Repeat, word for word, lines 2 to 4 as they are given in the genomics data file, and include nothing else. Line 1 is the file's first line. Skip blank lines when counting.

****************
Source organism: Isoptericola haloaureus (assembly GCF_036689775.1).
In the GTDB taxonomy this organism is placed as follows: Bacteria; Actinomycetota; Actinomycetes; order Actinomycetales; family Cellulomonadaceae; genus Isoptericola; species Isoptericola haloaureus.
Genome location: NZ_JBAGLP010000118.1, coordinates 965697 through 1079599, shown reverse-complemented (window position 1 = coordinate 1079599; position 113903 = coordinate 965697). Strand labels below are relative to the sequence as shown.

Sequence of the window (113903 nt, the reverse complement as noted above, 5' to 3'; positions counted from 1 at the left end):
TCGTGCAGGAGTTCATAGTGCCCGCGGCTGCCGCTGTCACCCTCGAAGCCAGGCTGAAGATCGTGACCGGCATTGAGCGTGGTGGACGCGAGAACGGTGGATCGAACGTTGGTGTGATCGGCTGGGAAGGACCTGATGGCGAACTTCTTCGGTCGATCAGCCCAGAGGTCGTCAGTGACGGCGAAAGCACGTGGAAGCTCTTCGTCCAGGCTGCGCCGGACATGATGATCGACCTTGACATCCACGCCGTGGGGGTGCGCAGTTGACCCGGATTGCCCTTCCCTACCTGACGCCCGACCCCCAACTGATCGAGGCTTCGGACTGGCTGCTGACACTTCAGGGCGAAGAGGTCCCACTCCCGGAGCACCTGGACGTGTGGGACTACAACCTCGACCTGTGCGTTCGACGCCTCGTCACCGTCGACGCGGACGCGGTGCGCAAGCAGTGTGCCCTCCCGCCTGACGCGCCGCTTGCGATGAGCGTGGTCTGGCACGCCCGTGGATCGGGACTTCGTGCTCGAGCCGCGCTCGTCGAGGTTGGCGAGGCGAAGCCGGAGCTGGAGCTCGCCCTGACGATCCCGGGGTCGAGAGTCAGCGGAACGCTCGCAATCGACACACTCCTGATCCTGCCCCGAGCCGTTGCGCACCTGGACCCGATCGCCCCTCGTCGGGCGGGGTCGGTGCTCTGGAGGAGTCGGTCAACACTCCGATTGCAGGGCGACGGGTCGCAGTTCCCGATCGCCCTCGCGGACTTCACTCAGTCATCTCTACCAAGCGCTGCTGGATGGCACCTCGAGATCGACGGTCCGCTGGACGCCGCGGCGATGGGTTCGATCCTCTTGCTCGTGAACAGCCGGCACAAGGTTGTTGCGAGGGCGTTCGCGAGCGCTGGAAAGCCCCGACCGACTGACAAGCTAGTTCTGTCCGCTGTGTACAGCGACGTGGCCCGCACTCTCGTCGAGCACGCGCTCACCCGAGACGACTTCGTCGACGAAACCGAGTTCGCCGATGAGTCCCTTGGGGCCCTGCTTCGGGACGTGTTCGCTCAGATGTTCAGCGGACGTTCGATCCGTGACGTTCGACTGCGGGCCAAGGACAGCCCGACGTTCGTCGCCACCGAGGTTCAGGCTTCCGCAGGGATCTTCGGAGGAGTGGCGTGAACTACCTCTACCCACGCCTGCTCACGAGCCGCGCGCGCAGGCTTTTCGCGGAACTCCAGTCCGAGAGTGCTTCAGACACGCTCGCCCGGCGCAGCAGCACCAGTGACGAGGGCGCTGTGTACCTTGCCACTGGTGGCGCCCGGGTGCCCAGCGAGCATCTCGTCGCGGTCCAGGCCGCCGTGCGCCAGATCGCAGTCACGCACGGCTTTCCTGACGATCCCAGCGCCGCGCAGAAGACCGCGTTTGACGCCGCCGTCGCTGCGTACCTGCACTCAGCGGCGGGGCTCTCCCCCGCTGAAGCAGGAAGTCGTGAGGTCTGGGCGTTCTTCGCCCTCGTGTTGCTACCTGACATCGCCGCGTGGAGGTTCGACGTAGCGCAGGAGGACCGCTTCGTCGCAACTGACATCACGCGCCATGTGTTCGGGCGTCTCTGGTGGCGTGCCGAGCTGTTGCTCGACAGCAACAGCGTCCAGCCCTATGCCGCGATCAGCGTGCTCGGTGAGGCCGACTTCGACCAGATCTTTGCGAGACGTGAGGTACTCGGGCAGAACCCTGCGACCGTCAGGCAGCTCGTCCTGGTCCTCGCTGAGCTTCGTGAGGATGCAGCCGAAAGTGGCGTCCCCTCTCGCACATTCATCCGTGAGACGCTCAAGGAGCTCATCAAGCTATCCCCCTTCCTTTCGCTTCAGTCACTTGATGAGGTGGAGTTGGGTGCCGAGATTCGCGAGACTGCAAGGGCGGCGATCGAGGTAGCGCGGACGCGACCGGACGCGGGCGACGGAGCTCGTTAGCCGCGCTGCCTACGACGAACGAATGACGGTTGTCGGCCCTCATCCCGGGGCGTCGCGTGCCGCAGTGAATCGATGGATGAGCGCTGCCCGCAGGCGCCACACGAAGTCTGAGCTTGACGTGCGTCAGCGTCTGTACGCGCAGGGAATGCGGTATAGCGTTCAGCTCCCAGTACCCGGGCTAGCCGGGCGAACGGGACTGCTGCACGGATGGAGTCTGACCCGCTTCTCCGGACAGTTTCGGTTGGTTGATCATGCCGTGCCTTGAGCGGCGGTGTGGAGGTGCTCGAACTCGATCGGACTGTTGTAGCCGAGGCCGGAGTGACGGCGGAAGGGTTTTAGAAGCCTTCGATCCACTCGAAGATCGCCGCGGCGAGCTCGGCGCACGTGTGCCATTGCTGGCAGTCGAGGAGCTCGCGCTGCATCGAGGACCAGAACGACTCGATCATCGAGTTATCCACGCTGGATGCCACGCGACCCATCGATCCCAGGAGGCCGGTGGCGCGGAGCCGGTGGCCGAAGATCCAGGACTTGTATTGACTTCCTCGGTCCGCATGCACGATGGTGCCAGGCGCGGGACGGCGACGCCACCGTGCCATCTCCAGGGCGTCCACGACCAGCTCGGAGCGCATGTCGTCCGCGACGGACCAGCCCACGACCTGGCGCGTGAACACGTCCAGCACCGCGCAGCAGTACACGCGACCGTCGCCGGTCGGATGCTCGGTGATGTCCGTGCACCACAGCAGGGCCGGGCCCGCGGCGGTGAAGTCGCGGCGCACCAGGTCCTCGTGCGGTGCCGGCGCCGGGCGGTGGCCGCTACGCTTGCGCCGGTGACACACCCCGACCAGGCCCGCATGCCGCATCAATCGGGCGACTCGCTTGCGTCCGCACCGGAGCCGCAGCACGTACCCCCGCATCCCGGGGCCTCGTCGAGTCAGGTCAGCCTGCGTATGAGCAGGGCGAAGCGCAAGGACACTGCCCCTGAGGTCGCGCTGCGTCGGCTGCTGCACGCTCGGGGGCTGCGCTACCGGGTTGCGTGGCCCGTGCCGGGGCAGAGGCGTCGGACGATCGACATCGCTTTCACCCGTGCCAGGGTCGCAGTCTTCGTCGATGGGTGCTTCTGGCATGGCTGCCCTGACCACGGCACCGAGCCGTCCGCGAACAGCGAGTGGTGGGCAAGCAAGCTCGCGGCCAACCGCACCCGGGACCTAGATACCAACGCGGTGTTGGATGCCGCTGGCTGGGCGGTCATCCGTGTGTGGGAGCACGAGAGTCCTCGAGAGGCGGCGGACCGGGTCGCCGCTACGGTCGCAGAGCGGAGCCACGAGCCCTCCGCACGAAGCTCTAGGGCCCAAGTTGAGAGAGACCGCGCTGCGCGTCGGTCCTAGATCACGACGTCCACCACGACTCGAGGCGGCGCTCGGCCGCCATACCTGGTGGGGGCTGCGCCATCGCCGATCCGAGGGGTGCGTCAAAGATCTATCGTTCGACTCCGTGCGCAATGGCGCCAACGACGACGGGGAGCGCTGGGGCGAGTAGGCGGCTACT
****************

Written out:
In the GTDB taxonomy this organism is placed as follows: Bacteria; Actinomycetota; Actinomycetes; order Actinomycetales; family Cellulomonadaceae; genus Isoptericola; species Isoptericola haloaureus.
Genome location: NZ_JBAGLP010000118.1, coordinates 965697 through 1079599, shown reverse-complemented (window position 1 = coordinate 1079599; position 113903 = coordinate 965697). Strand labels below are relative to the sequence as shown.

Sequence of the window (113903 nt, the reverse complement as noted above, 5' to 3'; positions counted from 1 at the left end):